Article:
Like the reintroduction of wolves to the park, which thrilled environmentalists but rankled ranchers in the surrounding valleys, Yellowstone’s winter operation has not always proceeded without its share of controversy. From the park’s earliest days, its administrators fought to find the right balance between preservation and accessibility, and for the past 15 years or so, much of that fight has focused on the wintertime use of snowmobiles and snow coaches. For now, something of a détente has emerged, with a carefully enforced daily limit on the number of vehicles allowed into the park (318 snowmobiles, 78 snow coaches) and a mandate that these vehicles be both guided and, for snowmobiles, compliant with strict emissions guidelines (officials are working to establish policies for coaches)—a solution that allows public access while also attempting to mitigate environmental impact.
In this way, Yellowstone in winter may continue to live up to the ideals of the congressional act that founded it “for the benefit and enjoyment of the people,” even as it seeks to protect itself from the unintended effects of those very pleasures.
But what pleasures—of absolutely epic proportions—they are, too. “Yellowstone, especially in winter because of the solitude, humbles you with its sheer size and scope and the diversity of nature,” documentarian Burns suggests. “And it leaves you with the deepest of existential questions. It’s a funny paradox about our national parks: They constantly remind us of our insignificance, but they make us larger at the same time. I don’t know of anywhere else in the world that does that in quite the same way.”
A Winter in Wonderland
While it’s possible to make a day trip from Jackson Hole to the park’s southern reaches or from lower Montana to the north, this makes for one very long day, and you’ll be giving even the major sights short shrift. You’re better advised to stay in the park for at least a night.
Xanterra (866-439-7375; yellowstonenationalparklodges.com) operates the park’s lodges, including the two open from mid-December to early March: the Mammoth Hot Springs Hotel (from $125), which affords easy access to the steaming travertine terraces of the springs and is the only lodge reachable by car in the coldest months; and the Old Faithful Snow Lodge & Cabins (from $220), which provides perfect proximity for geyser-watching but has no vehicle access. Neither is particularly luxe, but they’re plenty comfortable, and after a day in the frozen landscape, there are no greater luxuries than a roaring fire, a plate of hearty food and a quilt-covered bed, all of which these spots provide in spades.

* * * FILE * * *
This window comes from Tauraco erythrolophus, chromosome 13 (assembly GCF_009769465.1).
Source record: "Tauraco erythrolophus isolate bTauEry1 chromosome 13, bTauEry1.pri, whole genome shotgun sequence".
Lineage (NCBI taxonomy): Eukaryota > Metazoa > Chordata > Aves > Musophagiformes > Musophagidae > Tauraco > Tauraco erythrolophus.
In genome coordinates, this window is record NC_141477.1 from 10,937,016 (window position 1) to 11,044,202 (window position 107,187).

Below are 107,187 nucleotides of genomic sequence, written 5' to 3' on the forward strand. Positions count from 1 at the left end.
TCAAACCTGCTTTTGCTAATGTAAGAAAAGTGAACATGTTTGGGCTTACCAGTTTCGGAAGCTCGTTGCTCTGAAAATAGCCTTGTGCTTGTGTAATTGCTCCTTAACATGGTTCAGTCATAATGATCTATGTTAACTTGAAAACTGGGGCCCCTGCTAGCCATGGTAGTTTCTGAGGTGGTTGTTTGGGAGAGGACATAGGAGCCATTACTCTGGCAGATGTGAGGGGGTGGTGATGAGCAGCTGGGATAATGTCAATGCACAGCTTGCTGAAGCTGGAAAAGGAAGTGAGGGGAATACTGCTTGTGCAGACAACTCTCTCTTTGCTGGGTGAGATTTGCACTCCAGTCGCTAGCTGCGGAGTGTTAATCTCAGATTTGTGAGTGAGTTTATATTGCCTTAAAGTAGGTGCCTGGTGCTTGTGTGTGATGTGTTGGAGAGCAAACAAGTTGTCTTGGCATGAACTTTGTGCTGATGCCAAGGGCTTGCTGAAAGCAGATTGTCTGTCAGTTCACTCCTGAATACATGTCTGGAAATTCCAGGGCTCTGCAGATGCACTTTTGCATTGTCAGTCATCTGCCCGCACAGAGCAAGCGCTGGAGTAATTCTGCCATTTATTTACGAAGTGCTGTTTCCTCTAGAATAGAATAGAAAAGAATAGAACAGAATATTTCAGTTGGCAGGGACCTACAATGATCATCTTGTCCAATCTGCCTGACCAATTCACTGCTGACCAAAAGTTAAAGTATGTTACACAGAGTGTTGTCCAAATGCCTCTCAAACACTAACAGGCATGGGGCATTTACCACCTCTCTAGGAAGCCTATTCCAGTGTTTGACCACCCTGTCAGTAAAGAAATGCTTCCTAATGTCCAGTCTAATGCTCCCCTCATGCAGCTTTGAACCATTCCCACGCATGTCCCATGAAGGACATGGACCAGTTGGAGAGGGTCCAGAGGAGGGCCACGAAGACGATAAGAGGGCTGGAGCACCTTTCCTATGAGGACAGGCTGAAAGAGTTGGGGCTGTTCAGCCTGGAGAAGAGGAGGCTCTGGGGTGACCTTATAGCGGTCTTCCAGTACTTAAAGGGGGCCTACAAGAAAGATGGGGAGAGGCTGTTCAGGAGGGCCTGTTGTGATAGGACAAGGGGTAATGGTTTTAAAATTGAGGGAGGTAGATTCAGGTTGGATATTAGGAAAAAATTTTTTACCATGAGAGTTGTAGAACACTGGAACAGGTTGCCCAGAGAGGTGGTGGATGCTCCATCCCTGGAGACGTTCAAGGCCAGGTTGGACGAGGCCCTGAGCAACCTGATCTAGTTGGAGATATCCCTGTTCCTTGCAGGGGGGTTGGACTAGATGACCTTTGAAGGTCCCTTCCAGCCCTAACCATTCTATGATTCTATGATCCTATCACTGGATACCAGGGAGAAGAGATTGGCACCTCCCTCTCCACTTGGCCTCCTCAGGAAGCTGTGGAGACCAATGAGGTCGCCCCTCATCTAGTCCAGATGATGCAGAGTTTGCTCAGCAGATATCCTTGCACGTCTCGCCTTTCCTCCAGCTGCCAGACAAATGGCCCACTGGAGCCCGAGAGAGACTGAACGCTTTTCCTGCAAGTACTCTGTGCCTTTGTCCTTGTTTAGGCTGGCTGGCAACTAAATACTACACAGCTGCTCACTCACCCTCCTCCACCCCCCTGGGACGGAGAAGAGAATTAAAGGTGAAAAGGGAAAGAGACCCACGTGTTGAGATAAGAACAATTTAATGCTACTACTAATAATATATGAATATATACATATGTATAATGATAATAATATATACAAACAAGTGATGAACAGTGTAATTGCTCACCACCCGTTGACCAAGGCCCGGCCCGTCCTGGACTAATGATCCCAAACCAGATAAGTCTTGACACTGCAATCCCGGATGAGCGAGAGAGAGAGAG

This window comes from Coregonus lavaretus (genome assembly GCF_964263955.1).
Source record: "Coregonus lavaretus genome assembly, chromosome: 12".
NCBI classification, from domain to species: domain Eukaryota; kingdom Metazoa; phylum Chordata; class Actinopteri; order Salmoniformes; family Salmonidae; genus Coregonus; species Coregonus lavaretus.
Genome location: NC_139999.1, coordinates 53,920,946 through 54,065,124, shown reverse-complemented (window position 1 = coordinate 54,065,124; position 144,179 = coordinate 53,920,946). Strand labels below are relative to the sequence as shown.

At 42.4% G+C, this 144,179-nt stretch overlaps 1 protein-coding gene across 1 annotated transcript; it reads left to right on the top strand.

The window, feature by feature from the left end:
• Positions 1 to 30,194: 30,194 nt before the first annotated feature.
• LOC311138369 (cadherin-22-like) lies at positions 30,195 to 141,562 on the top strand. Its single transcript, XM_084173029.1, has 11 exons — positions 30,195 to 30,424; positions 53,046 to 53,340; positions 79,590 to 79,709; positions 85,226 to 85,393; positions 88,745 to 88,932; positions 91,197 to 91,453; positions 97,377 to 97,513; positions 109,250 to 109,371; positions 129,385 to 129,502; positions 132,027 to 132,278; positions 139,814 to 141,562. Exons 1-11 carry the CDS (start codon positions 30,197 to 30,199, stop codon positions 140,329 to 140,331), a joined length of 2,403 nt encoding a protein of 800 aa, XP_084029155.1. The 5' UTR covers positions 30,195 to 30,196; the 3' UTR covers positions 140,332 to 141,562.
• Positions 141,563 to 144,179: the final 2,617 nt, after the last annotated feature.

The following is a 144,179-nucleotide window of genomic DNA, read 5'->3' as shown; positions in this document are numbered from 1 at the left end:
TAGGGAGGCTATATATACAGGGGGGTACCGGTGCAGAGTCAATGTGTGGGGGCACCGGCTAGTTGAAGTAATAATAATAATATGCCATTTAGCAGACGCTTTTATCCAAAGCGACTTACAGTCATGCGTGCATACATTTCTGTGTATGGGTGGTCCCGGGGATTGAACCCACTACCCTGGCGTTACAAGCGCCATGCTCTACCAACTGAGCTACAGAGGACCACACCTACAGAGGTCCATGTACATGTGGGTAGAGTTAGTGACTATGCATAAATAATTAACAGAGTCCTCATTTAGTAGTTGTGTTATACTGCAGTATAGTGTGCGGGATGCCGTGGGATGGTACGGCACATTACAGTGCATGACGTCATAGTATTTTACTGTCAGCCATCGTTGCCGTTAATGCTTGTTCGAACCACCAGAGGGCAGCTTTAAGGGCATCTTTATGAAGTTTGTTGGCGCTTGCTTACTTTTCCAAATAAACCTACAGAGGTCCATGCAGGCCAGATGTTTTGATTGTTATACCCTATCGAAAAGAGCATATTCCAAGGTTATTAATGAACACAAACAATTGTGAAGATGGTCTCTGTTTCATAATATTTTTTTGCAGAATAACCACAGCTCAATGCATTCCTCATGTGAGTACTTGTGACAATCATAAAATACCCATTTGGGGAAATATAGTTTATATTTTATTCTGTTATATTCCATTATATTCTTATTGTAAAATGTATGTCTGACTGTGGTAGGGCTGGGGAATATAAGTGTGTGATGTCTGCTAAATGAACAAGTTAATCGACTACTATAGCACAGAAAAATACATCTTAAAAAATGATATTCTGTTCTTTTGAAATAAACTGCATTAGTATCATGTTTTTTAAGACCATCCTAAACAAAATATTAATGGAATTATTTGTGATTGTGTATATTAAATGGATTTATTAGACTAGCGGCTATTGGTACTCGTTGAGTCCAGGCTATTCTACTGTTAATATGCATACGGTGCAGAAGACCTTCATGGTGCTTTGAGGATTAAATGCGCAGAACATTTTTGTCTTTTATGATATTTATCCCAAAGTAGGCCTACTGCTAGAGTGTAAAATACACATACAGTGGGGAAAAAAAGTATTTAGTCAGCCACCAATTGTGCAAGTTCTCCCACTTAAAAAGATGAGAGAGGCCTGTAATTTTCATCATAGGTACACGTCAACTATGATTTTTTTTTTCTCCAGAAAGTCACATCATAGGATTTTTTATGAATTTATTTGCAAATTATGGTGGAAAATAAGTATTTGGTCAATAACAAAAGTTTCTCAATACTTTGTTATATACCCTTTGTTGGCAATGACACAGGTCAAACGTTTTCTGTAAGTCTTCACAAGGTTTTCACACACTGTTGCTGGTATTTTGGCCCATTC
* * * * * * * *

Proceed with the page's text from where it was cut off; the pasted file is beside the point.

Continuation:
Xanterra also operates multiday tours, with a fleet of snow coaches, snowmobiles and the yellow snow tanks called Bombardiers as well as snowshoes and cross-country skis at the ready for a variety of packages. These range from the entry-level, two-night Frosty Fun (from $135 a person) to the rigorous, weeklong Winter in Wonderland ($1,385 a person).
In partnership with Xanterra, the tour company Tauck offers a nine-day trip co-curated by Ken Burns and based on his National Parks documentary that includes five nights in the park’s lodges ($3,990; 800-788-7885; tauck.com). And guests of Jackson’s Spring Creek Ranch can book Yellowstone safaris led by the property’s expert resident naturalist, Kurt Johnson, and including an overnight at Snow Lodge (from $1,450; 800-443-6139; springcreekranch.com).